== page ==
In the real game of the night, Ben Roethlisberger was making the kind of heady plays on the field he can never seem to make off it, plus Rex Ryan’s level of disgust on the sidelines was surprisingly entertaining.
But this is an NBA blog. And so our actual Game of the Night had to be the only Game of the Night:
Nuggets 121, Pacers 107: That score makes it seem closer and more interesting than it actually was.
Indiana fans should have known they were in trouble early on. Denver started out missing a series of layups and tip ins. Carmelo Anthony missed his first six shots. Indiana has six offensive rebounds in the first quarter alone. And yet the score was always close. Everything went right for the Pacers and they were up just three after one quarter.
Eventually things were going to start going wrong, eventually Nuggets shots would start to fall. And they did. Carmelo Anthony knocked down six three pointers in the third quarter (note to the Pacers: You may have wanted to close out on him a little better at some point) on his way to 36 points. He was so good he was not even booed after the game. Denver killed the Pacers by just knocking down their looks — they hit 15 of 22 spot up opportunities (according to Synergy Sports). The Nuggets also were strong in transition. The Pacers seemed to go to the post a lot but that was less effective and they didn’t have another gear to keep up with Denver’s scoring.
This was the kind of game some might point to and say that with Anthony the Nuggets are contenders in the West. They’re not. And we’re not saying that just because of how the Lakers dismantled them on Friday night (but that gave you some clues).
Denver has a powerful offense — they came into the game second in the league in offensive efficiency (points per 100 possessions). But their defense is 20th in efficiency and that will not get it done. They won this one because they could just simply outscore Indiana — the Pacers finished with six more points per 100 possessions than they average on the season. The Pacers are not a good offensive team but they had a pretty solid night against Denver.
The Nuggets are fun while this lineup lasts. But they are not contenders. With this kind of defense they are a first round playoff exit under the best of scenarios.
Just another magical day in the Valley of the Sun, where clearly Jeff Hornacek was the problem….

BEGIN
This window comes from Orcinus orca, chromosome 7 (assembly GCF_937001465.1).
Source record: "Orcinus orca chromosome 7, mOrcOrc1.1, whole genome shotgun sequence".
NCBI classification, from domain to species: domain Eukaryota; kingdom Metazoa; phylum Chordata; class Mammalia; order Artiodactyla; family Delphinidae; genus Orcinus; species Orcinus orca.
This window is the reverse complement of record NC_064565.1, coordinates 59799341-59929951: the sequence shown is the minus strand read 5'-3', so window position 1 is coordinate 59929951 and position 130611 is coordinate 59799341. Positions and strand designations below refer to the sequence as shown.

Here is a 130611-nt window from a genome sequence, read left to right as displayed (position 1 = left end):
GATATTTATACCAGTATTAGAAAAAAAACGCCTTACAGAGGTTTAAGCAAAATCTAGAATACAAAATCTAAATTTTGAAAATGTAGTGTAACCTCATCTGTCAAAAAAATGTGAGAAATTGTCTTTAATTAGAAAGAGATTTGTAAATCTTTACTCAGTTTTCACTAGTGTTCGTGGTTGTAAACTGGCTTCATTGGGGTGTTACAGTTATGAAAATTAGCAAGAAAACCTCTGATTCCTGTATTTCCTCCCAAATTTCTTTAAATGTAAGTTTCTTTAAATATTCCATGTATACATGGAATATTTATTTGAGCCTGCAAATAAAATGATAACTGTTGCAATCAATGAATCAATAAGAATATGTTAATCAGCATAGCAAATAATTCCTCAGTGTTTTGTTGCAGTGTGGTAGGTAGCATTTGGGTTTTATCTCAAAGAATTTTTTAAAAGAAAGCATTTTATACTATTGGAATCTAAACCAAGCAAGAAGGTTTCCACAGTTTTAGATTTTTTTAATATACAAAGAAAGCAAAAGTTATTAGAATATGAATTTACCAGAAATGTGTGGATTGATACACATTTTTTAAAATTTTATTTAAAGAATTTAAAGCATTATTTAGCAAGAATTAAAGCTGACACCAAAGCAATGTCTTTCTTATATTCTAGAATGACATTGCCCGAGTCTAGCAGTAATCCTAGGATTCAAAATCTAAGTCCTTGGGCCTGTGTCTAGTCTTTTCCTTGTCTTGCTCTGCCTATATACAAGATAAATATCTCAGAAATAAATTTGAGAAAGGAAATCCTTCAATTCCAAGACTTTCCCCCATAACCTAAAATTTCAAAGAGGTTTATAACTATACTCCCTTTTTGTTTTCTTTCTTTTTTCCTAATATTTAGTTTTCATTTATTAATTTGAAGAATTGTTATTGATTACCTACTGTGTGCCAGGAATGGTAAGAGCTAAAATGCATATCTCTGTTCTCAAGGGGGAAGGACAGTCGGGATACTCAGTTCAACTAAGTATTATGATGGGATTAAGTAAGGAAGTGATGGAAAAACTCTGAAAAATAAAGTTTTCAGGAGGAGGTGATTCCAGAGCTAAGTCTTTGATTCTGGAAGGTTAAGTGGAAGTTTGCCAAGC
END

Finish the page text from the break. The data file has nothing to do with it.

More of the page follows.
During an early timeout in the Suns’ game at Golden State, Markieff Morris tried to explain something to Archie Goodwin, who is seated. This conversation gets heated quickly, and teammates eventually have to step in and separate the two teammates.
The Suns have shopped Morris around as the trade deadline approaches, this isn’t going to help his value.
We should find out more about what happened after the game ends, although I’m sure both sides will play it down as “nothing.”
This is how much Gregg Popovich trusts Kawhi Leonard on offense now: Tie game with 13.3 seconds remaining, and the play design is a 1-4 flat isolation for Leonard. It’s the kind of play teams will call for LeBron James or Kevin Durant. Popovich just called it for Leonard.
And he was rewarded with a game-winning bucket.
Leonard finished with 29 points, LaMarcus Aldridge had 21, and the Spurs head into the All-Star break with a 45-8 record, on pace to win 70 games this season. And that still would only get them a two seed.
Michael Kidd-Gilchrist had been back just six games after suffering a torn labrum in the preseason that required surgery. The Hornets had won four of those six, were playing improved defense, and looked like a potential playoff team in the East.
He went straight to the locker room and did not return to the game (the Pacers got the win).
You can see the injury above. In a scramble for a loose ball, the Pacers’ Ian Mahinmi falls on MKG’s arm, dislocating his shoulder.
We don’t know the severity of all this and if MKG is going to miss time beyond this game. But it isn’t good.
There are no words to describe how sad this is.
Ingrid Williams, the wife of Oklahoma City Thunder assistant coach and former New Orleans Pelicans head coach, Monty Williams, died Wednesday at the age of 44 from injuries suffered in a car accident the day before.
Williams’ car was hit head-on by another vehicle that had crossed over the center divider, according to the Oklahoman.
The Monty and Ingrid had been married more than 20 years and have five children, ranging in age from 17 to 5. Williams is one of the better respected and personally liked coaches around the league, and the tributes have just started to pour in.
Our thoughts are with Williams and his family.